Eliseu’s ex-manager João Medeiros and his staff had difficult times controlling him; they would discipline him at times after chasing or looking after because he would often sometimes skip training and at other times skip matches so that he could go and watch bullfighting with his friends rather than training and playing football. He would then have these other moments where he would only be a footballer if he was allowed to play for Benfica and only for Benfica, as Benfica was, and still is, his club; he would always talk about Benfica and continues doing so as of today, just not as much as when he was lad.
However, his passion of wanting to be a matador when growing up had changed after the president of Os Belenenses took the prodigious young talent Eliseu with him to Os Belenenses for first team experience, where he would instantly be booked to play for Os Belenenses. I would like to point out that the Os Belenenses staff had been looking for Eliseu after they had noticed he had not arrived for his first training. One of the Os Belenenses staff arrived at Marítimo Sport Clube asking João Medeiros where he was and that he was late for tranning. Not knowing that he had skipped training, João Medeiros answered that he was training at Os Belenenses. When finding out that he had not yet arrived, they both went looking for him and found him watching a bullfighting event with his friends. This would end up being the last time that Eliseu would do something like this after enjoying the first team training a lot, which had helped change his maturity.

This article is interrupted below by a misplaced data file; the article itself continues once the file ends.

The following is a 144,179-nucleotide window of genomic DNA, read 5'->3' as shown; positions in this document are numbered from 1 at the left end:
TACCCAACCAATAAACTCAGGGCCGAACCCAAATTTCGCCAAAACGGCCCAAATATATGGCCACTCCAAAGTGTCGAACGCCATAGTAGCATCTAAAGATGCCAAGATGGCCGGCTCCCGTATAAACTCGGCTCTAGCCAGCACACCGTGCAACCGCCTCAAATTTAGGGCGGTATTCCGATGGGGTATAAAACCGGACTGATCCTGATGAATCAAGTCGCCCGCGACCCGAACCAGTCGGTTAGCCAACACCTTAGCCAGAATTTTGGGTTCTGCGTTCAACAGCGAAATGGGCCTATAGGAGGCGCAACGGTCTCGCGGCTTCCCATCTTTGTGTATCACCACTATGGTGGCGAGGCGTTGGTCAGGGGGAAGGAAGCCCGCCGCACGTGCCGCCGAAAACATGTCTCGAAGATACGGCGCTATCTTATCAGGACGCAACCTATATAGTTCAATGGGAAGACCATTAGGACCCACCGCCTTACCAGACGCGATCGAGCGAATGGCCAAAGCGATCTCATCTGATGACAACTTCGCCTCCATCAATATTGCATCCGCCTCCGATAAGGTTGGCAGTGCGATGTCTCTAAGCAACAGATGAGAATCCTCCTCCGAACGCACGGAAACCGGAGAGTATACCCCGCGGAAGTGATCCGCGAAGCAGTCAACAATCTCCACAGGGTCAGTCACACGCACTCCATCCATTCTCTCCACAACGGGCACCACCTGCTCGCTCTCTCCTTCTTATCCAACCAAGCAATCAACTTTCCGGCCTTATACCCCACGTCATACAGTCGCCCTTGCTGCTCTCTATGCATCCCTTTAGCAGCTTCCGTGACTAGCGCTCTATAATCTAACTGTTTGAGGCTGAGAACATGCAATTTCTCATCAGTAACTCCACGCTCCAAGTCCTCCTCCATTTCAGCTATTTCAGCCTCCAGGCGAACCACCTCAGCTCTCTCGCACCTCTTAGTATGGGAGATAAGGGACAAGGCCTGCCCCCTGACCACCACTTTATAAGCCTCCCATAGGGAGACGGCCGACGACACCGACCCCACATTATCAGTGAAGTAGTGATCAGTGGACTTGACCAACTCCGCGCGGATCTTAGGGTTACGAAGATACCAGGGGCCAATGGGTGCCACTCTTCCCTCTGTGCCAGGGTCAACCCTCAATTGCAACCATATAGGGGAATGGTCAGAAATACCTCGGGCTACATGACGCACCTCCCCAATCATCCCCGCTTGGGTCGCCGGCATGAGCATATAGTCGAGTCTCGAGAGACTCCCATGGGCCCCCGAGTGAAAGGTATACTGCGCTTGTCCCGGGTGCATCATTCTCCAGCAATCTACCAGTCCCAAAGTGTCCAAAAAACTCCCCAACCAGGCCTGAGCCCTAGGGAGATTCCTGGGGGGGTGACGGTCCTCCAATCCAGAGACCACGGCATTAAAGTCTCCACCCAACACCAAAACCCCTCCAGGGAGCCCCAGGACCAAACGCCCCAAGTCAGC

Eliseu currently plays in Spain for Málaga and has currently scored 9 or 14 goals in 78 or 110 appearances as of this day.